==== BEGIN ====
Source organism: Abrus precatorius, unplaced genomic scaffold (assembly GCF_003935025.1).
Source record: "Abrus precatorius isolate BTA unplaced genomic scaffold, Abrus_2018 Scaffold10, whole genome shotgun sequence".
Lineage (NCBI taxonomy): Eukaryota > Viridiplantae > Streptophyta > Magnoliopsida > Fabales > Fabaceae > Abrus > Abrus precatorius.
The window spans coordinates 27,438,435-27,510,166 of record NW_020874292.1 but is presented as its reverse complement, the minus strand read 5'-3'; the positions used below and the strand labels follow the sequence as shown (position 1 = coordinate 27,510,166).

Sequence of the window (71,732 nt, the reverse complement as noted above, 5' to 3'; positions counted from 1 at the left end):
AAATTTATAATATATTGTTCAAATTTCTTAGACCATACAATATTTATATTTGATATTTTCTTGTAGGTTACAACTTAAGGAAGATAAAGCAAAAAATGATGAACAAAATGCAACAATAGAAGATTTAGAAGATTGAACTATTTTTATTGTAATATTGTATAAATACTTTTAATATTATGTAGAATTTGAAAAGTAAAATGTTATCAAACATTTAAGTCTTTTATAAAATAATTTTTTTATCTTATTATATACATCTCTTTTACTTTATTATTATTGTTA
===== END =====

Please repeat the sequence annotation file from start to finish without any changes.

Source organism: Abrus precatorius, unplaced genomic scaffold (assembly GCF_003935025.1).
Source record: "Abrus precatorius isolate BTA unplaced genomic scaffold, Abrus_2018 Scaffold10, whole genome shotgun sequence".
Lineage (NCBI taxonomy): Eukaryota > Viridiplantae > Streptophyta > Magnoliopsida > Fabales > Fabaceae > Abrus > Abrus precatorius.
The window spans coordinates 27,438,435-27,510,166 of record NW_020874292.1 but is presented as its reverse complement, the minus strand read 5'-3'; the positions used below and the strand labels follow the sequence as shown (position 1 = coordinate 27,510,166).

Sequence of the window (71,732 nt, the reverse complement as noted above, 5' to 3'; positions counted from 1 at the left end):
AAATTTATAATATATTGTTCAAATTTCTTAGACCATACAATATTTATATTTGATATTTTCTTGTAGGTTACAACTTAAGGAAGATAAAGCAAAAAATGATGAACAAAATGCAACAATAGAAGATTTAGAAGATTGAACTATTTTTATTGTAATATTGTATAAATACTTTTAATATTATGTAGAATTTGAAAAGTAAAATGTTATCAAACATTTAAGTCTTTTATAAAATAATTTTTTTATCTTATTATATACATCTCTTTTACTTTATTATTATTGTTA